Researchers believe it possible for Australia to generate all of its power needs from renewable sources. Photo: Justin McManus
I was astonished to read Nicole Lawder's advice on these pages (''Helping the environment needs a realistic approach'' (Times2, February 13, p5) that Canberrans should focus on ''keeping ponds clean and viable'' instead of building a solar power station to provide 4500 households with environmentally sustainable electricity.
It's an extreme example of what psychologists call ''displacement activity''.
Furthermore, she accuses the ACT government of being ''ideological, not environmental'', a statement that psychologists could classify as ''projection''.
After all, it is the federal government that is implementing an ideological program to terminate climate action and in particular to stop the growth of renewable energy.
It's attempting to remove the modest carbon price, abolish the Clean Energy Finance Corporation, cut the renewable energy target, and further undermine future wind farms by holding yet another inquiry into the sham ''wind turbine syndrome''.
It has already cut $800 million from the Australian Renewable Energy Agency and abolished the Climate Commission, which provided independent advice to the public. (Fortunately, it has been relaunched as the public-funded Climate Council.) A single one of these actions could be interpreted as simple ignorance, but the whole set clearly comprises a deliberate plan to try to slow the inevitable shift away from polluting fossil fuels to renewable energy.
The deafening silence of the federal opposition in the face of this wanton destruction by the federal government is disappointing, to say the least.
The ''justification'' of these federal policies is ideological, because it is anti-climate science, because investment in the growth of renewable energy (and energy efficiency) can generate more jobs than are being lost in the fossil fuel industry, and because the Clean Energy Finance Corporation is leveraging much private investment and is actually making a profit.
The subsidies to the production and use of fossil fuels in Australia are running at more than $10 billion a year and seem to be permanent, dwarfing the small declining subsidies to renewable energy.
Apart from blind support for the ideological position of the federal government, there is no rational reason for a politically conservative person to oppose the growth of renewable energy in Australia. These new industries are being implemented by small and medium sized businesses, creating jobs and supporting technological innovation.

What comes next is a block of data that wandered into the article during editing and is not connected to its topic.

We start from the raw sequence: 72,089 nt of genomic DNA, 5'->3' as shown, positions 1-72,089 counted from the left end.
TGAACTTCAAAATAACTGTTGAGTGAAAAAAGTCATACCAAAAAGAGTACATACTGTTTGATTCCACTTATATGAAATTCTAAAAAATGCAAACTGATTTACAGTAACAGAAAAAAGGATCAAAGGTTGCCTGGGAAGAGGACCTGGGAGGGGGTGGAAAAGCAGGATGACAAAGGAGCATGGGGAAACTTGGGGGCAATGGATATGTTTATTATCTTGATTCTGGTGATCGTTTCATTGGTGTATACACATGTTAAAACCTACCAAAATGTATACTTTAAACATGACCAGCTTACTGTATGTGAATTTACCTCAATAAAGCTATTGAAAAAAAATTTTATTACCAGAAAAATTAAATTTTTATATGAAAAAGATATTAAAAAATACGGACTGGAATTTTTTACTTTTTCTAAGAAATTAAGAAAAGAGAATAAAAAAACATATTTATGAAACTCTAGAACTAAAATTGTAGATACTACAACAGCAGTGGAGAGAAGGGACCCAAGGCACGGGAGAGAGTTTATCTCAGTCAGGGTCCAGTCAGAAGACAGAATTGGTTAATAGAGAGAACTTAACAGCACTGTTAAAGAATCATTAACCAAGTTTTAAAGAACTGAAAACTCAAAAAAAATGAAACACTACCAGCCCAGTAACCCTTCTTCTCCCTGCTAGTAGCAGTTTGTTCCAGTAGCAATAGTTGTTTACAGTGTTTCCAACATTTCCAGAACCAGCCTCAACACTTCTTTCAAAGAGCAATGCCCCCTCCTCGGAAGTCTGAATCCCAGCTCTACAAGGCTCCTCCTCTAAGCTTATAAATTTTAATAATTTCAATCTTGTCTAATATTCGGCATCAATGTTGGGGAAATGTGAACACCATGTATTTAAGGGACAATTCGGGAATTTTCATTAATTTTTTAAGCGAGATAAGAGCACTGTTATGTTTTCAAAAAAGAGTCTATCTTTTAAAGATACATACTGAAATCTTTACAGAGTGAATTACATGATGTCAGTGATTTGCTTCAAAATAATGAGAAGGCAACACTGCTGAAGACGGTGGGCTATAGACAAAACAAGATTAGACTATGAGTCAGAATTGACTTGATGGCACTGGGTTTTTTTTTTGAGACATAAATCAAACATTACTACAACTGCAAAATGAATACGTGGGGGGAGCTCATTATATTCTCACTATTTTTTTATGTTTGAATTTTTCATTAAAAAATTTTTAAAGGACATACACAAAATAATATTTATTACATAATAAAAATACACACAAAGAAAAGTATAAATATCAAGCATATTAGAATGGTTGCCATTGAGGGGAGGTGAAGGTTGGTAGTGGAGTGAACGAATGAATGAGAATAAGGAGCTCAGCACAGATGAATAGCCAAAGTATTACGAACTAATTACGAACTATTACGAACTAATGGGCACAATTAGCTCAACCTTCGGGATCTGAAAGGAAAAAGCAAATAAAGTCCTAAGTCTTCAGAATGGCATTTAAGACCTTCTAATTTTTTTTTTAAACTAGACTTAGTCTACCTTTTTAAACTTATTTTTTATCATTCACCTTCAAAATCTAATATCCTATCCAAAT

The initiative of the ACT government and its people is a beacon in these dark times in Australia when the federal and most state governments are trying to squash renewable energy to serve the vested interests in the fossil fuel industries. Frankly, I don't care whether the ACT's target is aspirational or not.
The point is that the ACT is actually doing something of substance, unlike federal and state governments. Research at the University of NSW by PhD candidate Ben Elliston, guided by Associate Professor Iain MacGill and myself, shows that we could operate reliably the national electricity market entirely on renewable energy technologies that are commercially available now. The research is based on hour-by-hour computer simulations using real data on electricity demand, wind and sunshine over the region spanned by the market.
Similar results have been obtained independently by the Australian Energy Market Operator, although their simulations included small contributions from technologies that are not yet commercially available, such as hot rock geothermal and wave power.
Furthermore, in peer-reviewed publications, we have shown that renewable electricity systems are affordable and likely to be less expensive than fossil-fuelled systems with hypothetical carbon capture and storage. We used the conservative cost projections for technologies and fuels by the Bureau and Resources and Energy Economics.
Australia does not need to buy its renewable energy from overseas, as Lawder seems to suggest. We have huge solar and wind resources. In the medium term we could have 100 per cent renewable electricity and in the longer term we could be exporting renewable energy to Asia, either by transmission line or modified LNG tankers.
The principal barriers to the transition to a sustainable energy system are no longer technological or economic. Instead they are the unhealthy relationships between the federal and state governments on one hand and the big greenhouse gas emitting industries on the other.
Mark Diesendorf is associate professor and deputy director of the Institute of Environmental Studies at the University of NSW. His new book, Sustainable Energy Solutions for Climate Change, is published by the UNSW Press.